Assessment of the patency of microvascular anastomoses using microscope-integrated near-infrared angiography: a preliminary study.Microsurgery. 2009; 29(7):509-14.M
: Technical problems at the site of the anastomosis compromise an underappreciated proportion of microsurgical free tissue transfers. Intraoperative identification of technical errors may be able to prevent reexploration surgery and early flap failure. We report the first human study on a new microscope-integrated fluorescence angiography technique, which allows for intraoperative imaging of the anastomotic site.
: Fifty consecutive patients undergoing reconstructive microsurgical procedures were enrolled in the study. Intraoperative near infrared indocyanine green videoangiography (ICGA) was performed on all microsurgical anastomoses, after they had been assessed by the operating surgeon by conventional clinical patency tests. Anastomoses deemed to be occluded by the ICG-angiography were intraoperatively revised, and the result of revision was compared with angiographic findings.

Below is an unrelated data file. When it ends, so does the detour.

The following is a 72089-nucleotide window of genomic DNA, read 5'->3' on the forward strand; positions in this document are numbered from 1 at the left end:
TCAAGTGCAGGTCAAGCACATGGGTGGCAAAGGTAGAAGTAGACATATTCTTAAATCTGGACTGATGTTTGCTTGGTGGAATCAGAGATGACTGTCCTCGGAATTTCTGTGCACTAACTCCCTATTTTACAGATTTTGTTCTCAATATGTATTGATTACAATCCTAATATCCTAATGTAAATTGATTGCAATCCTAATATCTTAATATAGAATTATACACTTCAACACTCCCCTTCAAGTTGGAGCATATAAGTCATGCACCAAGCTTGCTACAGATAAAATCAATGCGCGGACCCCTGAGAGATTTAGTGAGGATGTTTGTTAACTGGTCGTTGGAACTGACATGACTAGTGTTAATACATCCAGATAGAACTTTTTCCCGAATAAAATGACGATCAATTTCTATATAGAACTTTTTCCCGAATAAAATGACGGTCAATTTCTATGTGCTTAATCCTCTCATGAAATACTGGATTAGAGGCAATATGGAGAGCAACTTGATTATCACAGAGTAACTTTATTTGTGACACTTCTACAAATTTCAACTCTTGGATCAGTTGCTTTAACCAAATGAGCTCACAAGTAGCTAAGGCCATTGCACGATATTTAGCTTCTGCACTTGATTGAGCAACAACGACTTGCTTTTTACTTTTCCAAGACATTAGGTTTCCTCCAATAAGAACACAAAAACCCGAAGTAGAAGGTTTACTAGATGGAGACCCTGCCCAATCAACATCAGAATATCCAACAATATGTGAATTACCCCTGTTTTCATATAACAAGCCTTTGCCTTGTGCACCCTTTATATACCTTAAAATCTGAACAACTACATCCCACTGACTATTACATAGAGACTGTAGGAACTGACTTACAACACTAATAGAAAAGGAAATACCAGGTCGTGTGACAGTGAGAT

: In 11/50 (22%) of patients, where the surgeon had classified the anastomoses as patent, microangiography identified a total luminal occlusion (six) and/or significant alterations in blood flow (five), potentially predisposing toward postoperative flap failure. Intraoperative revision confirmed angiographic findings in 100% of cases, and was always associated with flap survival. The decision not to revise despite anastomotic occlusion by the intraoperative angiogram was always followed by flap loss or early reexploration. A delayed return of venous blood from the flap predisposed toward postoperative flap failure.
: Hand-sewn anastomoses are subject to technical errors, and conventional patency tests have a low sensitivity for revealing anastomotic failure. Microscope integrated microangiography is an excellent method for identifying significant anastomotic problems, which would have otherwise gone unnoticed. The potential impact on early flap failure and reexploration surgery is considerable. (c) 2009 Wiley-Liss, Inc. Microsurgery 2009.